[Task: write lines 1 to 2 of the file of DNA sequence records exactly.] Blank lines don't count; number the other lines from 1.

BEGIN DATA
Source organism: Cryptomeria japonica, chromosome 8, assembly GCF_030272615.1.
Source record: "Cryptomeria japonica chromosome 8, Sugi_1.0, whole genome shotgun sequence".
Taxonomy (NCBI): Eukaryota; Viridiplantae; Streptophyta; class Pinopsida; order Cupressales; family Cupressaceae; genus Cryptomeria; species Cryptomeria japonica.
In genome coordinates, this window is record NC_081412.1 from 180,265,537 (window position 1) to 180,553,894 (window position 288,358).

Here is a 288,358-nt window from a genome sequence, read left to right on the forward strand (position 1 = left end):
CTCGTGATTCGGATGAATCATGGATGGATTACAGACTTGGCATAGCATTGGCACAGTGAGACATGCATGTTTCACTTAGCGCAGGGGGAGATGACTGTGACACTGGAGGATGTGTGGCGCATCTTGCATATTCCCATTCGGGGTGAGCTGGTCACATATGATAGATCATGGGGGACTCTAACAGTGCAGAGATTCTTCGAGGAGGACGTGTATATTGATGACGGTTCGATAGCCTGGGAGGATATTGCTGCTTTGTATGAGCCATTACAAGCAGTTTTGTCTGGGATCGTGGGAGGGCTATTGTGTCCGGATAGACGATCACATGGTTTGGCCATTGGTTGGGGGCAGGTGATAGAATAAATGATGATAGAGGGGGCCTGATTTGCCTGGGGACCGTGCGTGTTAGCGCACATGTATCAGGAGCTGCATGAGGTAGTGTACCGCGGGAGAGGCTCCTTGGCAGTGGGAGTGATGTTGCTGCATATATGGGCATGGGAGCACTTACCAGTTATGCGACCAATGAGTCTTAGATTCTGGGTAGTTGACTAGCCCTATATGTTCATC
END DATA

Source organism: Cryptomeria japonica, chromosome 8, assembly GCF_030272615.1.
Source record: "Cryptomeria japonica chromosome 8, Sugi_1.0, whole genome shotgun sequence".